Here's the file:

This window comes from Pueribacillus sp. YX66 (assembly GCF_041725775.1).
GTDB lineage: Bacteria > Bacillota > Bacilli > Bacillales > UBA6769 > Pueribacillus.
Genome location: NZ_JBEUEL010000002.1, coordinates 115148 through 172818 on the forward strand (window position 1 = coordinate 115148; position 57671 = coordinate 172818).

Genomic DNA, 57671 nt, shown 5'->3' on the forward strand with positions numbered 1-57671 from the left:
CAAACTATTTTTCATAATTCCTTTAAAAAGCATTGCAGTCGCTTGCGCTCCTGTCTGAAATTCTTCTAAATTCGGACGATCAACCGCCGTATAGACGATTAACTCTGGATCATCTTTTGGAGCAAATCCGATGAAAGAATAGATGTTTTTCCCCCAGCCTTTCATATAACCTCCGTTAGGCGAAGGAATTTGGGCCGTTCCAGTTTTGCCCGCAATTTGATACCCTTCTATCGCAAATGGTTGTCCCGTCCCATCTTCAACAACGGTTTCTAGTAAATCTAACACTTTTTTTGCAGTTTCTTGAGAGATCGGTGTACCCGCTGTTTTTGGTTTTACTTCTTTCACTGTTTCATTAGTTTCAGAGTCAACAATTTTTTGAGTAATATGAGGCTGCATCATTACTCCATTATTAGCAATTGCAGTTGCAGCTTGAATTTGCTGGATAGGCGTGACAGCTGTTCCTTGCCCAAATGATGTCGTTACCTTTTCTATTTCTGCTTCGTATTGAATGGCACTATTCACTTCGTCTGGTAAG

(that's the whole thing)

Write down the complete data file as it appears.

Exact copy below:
This window comes from Pueribacillus sp. YX66 (assembly GCF_041725775.1).
GTDB lineage: Bacteria > Bacillota > Bacilli > Bacillales > UBA6769 > Pueribacillus.
Genome location: NZ_JBEUEL010000002.1, coordinates 115148 through 172818 on the forward strand (window position 1 = coordinate 115148; position 57671 = coordinate 172818).

Genomic DNA, 57671 nt, shown 5'->3' on the forward strand with positions numbered 1-57671 from the left:
CAAACTATTTTTCATAATTCCTTTAAAAAGCATTGCAGTCGCTTGCGCTCCTGTCTGAAATTCTTCTAAATTCGGACGATCAACCGCCGTATAGACGATTAACTCTGGATCATCTTTTGGAGCAAATCCGATGAAAGAATAGATGTTTTTCCCCCAGCCTTTCATATAACCTCCGTTAGGCGAAGGAATTTGGGCCGTTCCAGTTTTGCCCGCAATTTGATACCCTTCTATCGCAAATGGTTGTCCCGTCCCATCTTCAACAACGGTTTCTAGTAAATCTAACACTTTTTTTGCAGTTTCTTGAGAGATCGGTGTACCCGCTGTTTTTGGTTTTACTTCTTTCACTGTTTCATTAGTTTCAGAGTCAACAATTTTTTGAGTAATATGAGGCTGCATCATTACTCCATTATTAGCAATTGCAGTTGCAGCTTGAATTTGCTGGATAGGCGTGACAGCTGTTCCTTGCCCAAATGATGTCGTTACCTTTTCTATTTCTGCTTCGTATTGAATGGCACTATTCACTTCGTCTGGTAAG